Evaluation of Partial Flow Dilution Methodology for Light Duty Particulate Mass Measurement 2013-01-1567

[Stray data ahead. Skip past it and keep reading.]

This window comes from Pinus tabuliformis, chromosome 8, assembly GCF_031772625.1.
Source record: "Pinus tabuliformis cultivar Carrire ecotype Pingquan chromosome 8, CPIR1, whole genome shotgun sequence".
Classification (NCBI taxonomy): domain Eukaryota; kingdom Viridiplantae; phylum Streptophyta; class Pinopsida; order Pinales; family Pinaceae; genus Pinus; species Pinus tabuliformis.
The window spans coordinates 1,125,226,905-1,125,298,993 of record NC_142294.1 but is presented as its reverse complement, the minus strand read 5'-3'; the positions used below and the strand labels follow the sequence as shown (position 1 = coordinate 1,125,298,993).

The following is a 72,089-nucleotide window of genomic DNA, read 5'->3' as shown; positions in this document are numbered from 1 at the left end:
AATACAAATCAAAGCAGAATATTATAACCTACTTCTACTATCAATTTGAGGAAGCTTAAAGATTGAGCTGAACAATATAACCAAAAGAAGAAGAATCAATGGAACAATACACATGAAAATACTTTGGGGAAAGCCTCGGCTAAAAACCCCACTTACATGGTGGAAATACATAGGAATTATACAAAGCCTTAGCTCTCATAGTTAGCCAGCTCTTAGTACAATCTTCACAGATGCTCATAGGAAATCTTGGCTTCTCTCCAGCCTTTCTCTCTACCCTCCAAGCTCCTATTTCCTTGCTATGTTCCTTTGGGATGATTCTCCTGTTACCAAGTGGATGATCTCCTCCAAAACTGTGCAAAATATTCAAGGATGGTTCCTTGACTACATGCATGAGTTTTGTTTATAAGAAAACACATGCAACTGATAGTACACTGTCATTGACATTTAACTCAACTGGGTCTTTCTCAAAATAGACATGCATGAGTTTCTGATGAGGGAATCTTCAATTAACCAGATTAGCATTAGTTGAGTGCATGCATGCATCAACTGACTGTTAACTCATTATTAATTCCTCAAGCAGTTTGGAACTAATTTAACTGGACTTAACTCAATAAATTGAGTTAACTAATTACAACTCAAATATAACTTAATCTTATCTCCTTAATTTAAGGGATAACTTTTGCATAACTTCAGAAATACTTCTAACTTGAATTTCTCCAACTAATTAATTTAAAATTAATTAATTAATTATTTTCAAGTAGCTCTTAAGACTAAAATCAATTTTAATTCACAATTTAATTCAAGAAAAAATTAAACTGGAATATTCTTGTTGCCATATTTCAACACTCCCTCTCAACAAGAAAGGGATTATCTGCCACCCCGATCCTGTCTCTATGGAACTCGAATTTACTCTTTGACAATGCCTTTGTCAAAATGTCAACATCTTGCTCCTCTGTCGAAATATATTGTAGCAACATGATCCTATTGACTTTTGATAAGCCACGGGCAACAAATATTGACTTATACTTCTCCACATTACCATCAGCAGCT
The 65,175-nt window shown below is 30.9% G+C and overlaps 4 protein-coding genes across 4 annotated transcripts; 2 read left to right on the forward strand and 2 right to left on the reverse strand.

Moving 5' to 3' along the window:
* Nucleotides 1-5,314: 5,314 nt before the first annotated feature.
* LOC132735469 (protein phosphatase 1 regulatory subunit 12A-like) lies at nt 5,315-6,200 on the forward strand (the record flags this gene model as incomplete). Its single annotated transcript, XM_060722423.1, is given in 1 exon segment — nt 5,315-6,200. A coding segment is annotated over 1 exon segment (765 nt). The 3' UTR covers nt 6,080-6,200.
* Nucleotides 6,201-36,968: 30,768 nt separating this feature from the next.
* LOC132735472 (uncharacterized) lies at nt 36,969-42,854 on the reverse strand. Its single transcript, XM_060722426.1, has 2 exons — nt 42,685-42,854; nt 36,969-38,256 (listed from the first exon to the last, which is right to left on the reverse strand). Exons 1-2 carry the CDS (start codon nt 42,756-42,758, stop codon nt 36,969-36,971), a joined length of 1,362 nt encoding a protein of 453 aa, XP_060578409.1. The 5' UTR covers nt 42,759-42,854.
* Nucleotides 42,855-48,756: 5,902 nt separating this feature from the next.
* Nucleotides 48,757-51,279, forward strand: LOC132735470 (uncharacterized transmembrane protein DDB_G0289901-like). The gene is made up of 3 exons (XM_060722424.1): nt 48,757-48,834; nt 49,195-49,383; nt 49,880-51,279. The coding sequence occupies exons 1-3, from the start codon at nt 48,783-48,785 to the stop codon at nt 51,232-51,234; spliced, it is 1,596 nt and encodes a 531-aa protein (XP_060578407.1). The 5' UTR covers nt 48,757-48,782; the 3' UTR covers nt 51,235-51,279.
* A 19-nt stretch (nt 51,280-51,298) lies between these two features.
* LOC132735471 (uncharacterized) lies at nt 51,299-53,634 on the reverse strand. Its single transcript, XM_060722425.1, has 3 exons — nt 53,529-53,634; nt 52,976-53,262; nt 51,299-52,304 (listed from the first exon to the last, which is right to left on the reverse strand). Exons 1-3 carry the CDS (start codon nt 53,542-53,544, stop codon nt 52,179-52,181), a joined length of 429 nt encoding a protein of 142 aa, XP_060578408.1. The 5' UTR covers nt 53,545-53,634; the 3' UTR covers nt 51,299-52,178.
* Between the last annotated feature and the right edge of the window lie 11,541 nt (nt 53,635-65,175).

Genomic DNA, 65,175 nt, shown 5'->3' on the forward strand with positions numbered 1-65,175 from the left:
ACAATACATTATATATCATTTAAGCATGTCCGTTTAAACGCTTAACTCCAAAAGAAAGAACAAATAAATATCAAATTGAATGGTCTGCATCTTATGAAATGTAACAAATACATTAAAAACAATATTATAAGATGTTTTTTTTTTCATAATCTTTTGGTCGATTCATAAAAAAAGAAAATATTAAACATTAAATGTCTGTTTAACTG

Two different implementations of Partial Flow Dilution (PFD) methodology designed for gravimetric particulate matter (PM) sampling are evaluated for applicability to light-duty chassis emissions testing. Filter PM measurements were collected and compared to constant volume sampler (CVS) full dilution tunnel PM filter measurements and other real-time PM measurement technologies, using gasoline vehicles generating a range of 0.1 to 10.0 mg/mile PM. Exhaust samples were collected for each phase of the Federal Test Procedure (FTP-75) with a fourth filter sample collected for the US06 supplemental cycle. Both PFDs satisfactorily met proportionality criteria for conventional combustion engines, but some improvements are needed for hybrid electric vehicles (HEVs). The PM mass collected scaled linearly with the CVS tunnel samples, with slopes of 1.03 and 0.74 for the two PFDs. For each sampling method, the filter-based PM mass variability is about ± 0.5 mg/mi; thus, the uncertainty in these slopes is about ± 0.2. Real-time capability was also tested by comparing simultaneous PM measurements with two Dekati Mass Monitors (DMM) sampling from PFD and CVS tunnel, with significantly different results from the two PFD instruments. Additional real-time measurements produced particle number counts and soot measurements that generally trended well with gravimetric results. The soot results particularly served to draw out possible artifact deposition conditions that were sensitive to PM output levels and exhaust temperatures.